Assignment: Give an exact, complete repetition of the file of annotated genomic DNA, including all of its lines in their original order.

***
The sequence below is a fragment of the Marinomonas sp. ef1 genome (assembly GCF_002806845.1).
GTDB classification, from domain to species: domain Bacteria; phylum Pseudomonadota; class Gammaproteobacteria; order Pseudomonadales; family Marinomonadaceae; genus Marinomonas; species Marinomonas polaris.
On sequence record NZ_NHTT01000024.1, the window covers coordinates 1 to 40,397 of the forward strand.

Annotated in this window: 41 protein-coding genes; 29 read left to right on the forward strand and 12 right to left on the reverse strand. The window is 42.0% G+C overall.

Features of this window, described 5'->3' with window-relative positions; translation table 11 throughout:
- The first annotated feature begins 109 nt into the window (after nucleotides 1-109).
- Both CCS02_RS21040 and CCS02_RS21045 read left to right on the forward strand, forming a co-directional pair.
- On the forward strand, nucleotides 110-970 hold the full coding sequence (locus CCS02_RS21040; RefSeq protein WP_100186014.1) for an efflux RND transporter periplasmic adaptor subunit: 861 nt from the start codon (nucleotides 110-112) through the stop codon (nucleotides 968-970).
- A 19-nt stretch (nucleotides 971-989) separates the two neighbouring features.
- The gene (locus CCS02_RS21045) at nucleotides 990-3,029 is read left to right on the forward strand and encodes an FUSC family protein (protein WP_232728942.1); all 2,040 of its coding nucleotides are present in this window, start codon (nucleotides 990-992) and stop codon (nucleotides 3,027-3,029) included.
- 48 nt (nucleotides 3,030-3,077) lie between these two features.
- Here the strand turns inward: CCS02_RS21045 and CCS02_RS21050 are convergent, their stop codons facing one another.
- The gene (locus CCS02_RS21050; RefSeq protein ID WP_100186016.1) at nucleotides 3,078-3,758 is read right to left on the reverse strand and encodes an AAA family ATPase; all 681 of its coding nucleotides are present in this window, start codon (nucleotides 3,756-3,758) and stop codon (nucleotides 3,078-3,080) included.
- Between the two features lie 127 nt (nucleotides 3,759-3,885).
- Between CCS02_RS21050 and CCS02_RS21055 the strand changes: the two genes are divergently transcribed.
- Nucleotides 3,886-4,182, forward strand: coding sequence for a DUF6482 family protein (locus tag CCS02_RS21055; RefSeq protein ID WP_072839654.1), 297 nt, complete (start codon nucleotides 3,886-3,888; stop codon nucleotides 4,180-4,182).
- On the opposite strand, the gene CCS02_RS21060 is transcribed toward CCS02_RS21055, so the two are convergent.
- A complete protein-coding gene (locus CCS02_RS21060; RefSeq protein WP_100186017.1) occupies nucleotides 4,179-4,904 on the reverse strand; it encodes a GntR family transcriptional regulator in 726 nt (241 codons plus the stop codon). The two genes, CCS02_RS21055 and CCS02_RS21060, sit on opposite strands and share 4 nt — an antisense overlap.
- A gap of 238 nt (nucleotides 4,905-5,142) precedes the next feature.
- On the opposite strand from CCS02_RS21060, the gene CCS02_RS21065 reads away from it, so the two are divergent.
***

The sequence below is a fragment of the Marinomonas sp. ef1 genome (assembly GCF_002806845.1).
GTDB classification, from domain to species: domain Bacteria; phylum Pseudomonadota; class Gammaproteobacteria; order Pseudomonadales; family Marinomonadaceae; genus Marinomonas; species Marinomonas polaris.
On sequence record NZ_NHTT01000024.1, the window covers coordinates 1 to 40,397 of the forward strand.

Annotated in this window: 41 protein-coding genes; 29 read left to right on the forward strand and 12 right to left on the reverse strand. The window is 42.0% G+C overall.

Features of this window, described 5'->3' with window-relative positions; translation table 11 throughout:
- The first annotated feature begins 109 nt into the window (after nucleotides 1-109).
- Both CCS02_RS21040 and CCS02_RS21045 read left to right on the forward strand, forming a co-directional pair.
- On the forward strand, nucleotides 110-970 hold the full coding sequence (locus CCS02_RS21040; RefSeq protein WP_100186014.1) for an efflux RND transporter periplasmic adaptor subunit: 861 nt from the start codon (nucleotides 110-112) through the stop codon (nucleotides 968-970).
- A 19-nt stretch (nucleotides 971-989) separates the two neighbouring features.
- The gene (locus CCS02_RS21045) at nucleotides 990-3,029 is read left to right on the forward strand and encodes an FUSC family protein (protein WP_232728942.1); all 2,040 of its coding nucleotides are present in this window, start codon (nucleotides 990-992) and stop codon (nucleotides 3,027-3,029) included.
- 48 nt (nucleotides 3,030-3,077) lie between these two features.
- Here the strand turns inward: CCS02_RS21045 and CCS02_RS21050 are convergent, their stop codons facing one another.
- The gene (locus CCS02_RS21050; RefSeq protein ID WP_100186016.1) at nucleotides 3,078-3,758 is read right to left on the reverse strand and encodes an AAA family ATPase; all 681 of its coding nucleotides are present in this window, start codon (nucleotides 3,756-3,758) and stop codon (nucleotides 3,078-3,080) included.
- Between the two features lie 127 nt (nucleotides 3,759-3,885).
- Between CCS02_RS21050 and CCS02_RS21055 the strand changes: the two genes are divergently transcribed.
- Nucleotides 3,886-4,182, forward strand: coding sequence for a DUF6482 family protein (locus tag CCS02_RS21055; RefSeq protein ID WP_072839654.1), 297 nt, complete (start codon nucleotides 3,886-3,888; stop codon nucleotides 4,180-4,182).
- On the opposite strand, the gene CCS02_RS21060 is transcribed toward CCS02_RS21055, so the two are convergent.
- A complete protein-coding gene (locus CCS02_RS21060; RefSeq protein WP_100186017.1) occupies nucleotides 4,179-4,904 on the reverse strand; it encodes a GntR family transcriptional regulator in 726 nt (241 codons plus the stop codon). The two genes, CCS02_RS21055 and CCS02_RS21060, sit on opposite strands and share 4 nt — an antisense overlap.
- A gap of 238 nt (nucleotides 4,905-5,142) precedes the next feature.
- On the opposite strand from CCS02_RS21060, the gene CCS02_RS21065 reads away from it, so the two are divergent.